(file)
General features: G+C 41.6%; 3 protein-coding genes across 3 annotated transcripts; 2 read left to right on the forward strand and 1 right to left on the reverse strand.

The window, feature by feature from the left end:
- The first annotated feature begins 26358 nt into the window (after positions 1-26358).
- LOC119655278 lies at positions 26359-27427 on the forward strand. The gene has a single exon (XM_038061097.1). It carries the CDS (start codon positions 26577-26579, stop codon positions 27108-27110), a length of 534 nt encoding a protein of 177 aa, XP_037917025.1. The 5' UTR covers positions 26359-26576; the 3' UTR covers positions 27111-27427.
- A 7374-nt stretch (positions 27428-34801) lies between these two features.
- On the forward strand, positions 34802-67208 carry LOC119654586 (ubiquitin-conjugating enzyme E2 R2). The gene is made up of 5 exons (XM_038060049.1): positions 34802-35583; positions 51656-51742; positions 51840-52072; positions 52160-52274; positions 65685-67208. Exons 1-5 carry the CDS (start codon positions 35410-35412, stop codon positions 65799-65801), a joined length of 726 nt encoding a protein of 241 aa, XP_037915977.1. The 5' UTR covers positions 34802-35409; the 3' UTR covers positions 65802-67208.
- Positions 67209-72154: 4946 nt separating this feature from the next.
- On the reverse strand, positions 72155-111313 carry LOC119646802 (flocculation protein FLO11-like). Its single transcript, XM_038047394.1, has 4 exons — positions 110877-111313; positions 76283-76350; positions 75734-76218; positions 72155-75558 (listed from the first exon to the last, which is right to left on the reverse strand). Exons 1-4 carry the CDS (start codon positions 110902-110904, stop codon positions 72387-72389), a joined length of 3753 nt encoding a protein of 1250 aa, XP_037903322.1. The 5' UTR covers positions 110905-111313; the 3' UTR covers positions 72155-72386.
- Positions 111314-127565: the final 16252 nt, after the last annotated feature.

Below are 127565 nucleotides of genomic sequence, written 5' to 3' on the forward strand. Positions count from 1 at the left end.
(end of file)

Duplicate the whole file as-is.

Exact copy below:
General features: G+C 41.6%; 3 protein-coding genes across 3 annotated transcripts; 2 read left to right on the forward strand and 1 right to left on the reverse strand.

The window, feature by feature from the left end:
- The first annotated feature begins 26358 nt into the window (after positions 1-26358).
- LOC119655278 lies at positions 26359-27427 on the forward strand. The gene has a single exon (XM_038061097.1). It carries the CDS (start codon positions 26577-26579, stop codon positions 27108-27110), a length of 534 nt encoding a protein of 177 aa, XP_037917025.1. The 5' UTR covers positions 26359-26576; the 3' UTR covers positions 27111-27427.
- A 7374-nt stretch (positions 27428-34801) lies between these two features.
- On the forward strand, positions 34802-67208 carry LOC119654586 (ubiquitin-conjugating enzyme E2 R2). The gene is made up of 5 exons (XM_038060049.1): positions 34802-35583; positions 51656-51742; positions 51840-52072; positions 52160-52274; positions 65685-67208. Exons 1-5 carry the CDS (start codon positions 35410-35412, stop codon positions 65799-65801), a joined length of 726 nt encoding a protein of 241 aa, XP_037915977.1. The 5' UTR covers positions 34802-35409; the 3' UTR covers positions 65802-67208.
- Positions 67209-72154: 4946 nt separating this feature from the next.
- On the reverse strand, positions 72155-111313 carry LOC119646802 (flocculation protein FLO11-like). Its single transcript, XM_038047394.1, has 4 exons — positions 110877-111313; positions 76283-76350; positions 75734-76218; positions 72155-75558 (listed from the first exon to the last, which is right to left on the reverse strand). Exons 1-4 carry the CDS (start codon positions 110902-110904, stop codon positions 72387-72389), a joined length of 3753 nt encoding a protein of 1250 aa, XP_037903322.1. The 5' UTR covers positions 110905-111313; the 3' UTR covers positions 72155-72386.
- Positions 111314-127565: the final 16252 nt, after the last annotated feature.

Below are 127565 nucleotides of genomic sequence, written 5' to 3' on the forward strand. Positions count from 1 at the left end.